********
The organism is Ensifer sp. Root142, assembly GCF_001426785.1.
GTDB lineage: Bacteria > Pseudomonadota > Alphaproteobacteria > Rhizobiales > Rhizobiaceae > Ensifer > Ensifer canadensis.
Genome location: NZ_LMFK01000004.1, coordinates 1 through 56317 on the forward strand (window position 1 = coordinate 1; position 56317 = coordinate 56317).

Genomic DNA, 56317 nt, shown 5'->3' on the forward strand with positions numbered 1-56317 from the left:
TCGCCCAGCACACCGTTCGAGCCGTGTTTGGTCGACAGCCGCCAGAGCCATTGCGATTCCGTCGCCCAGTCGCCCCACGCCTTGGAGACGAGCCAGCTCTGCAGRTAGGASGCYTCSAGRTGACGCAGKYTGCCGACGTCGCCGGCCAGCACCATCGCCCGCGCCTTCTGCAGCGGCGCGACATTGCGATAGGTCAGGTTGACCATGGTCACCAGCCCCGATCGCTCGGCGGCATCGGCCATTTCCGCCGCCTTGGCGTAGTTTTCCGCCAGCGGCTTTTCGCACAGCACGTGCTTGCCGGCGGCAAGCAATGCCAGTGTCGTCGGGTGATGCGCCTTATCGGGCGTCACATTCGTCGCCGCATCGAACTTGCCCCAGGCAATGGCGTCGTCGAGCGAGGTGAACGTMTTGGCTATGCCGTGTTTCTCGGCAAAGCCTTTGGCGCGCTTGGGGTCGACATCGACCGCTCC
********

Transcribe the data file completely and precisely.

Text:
The organism is Ensifer sp. Root142, assembly GCF_001426785.1.
GTDB lineage: Bacteria > Pseudomonadota > Alphaproteobacteria > Rhizobiales > Rhizobiaceae > Ensifer > Ensifer canadensis.
Genome location: NZ_LMFK01000004.1, coordinates 1 through 56317 on the forward strand (window position 1 = coordinate 1; position 56317 = coordinate 56317).

Genomic DNA, 56317 nt, shown 5'->3' on the forward strand with positions numbered 1-56317 from the left:
TCGCCCAGCACACCGTTCGAGCCGTGTTTGGTCGACAGCCGCCAGAGCCATTGCGATTCCGTCGCCCAGTCGCCCCACGCCTTGGAGACGAGCCAGCTCTGCAGRTAGGASGCYTCSAGRTGACGCAGKYTGCCGACGTCGCCGGCCAGCACCATCGCCCGCGCCTTCTGCAGCGGCGCGACATTGCGATAGGTCAGGTTGACCATGGTCACCAGCCCCGATCGCTCGGCGGCATCGGCCATTTCCGCCGCCTTGGCGTAGTTTTCCGCCAGCGGCTTTTCGCACAGCACGTGCTTGCCGGCGGCAAGCAATGCCAGTGTCGTCGGGTGATGCGCCTTATCGGGCGTCACATTCGTCGCCGCATCGAACTTGCCCCAGGCAATGGCGTCGTCGAGCGAGGTGAACGTMTTGGCTATGCCGTGTTTCTCGGCAAAGCCTTTGGCGCGCTTGGGGTCGACATCGACCGCTCC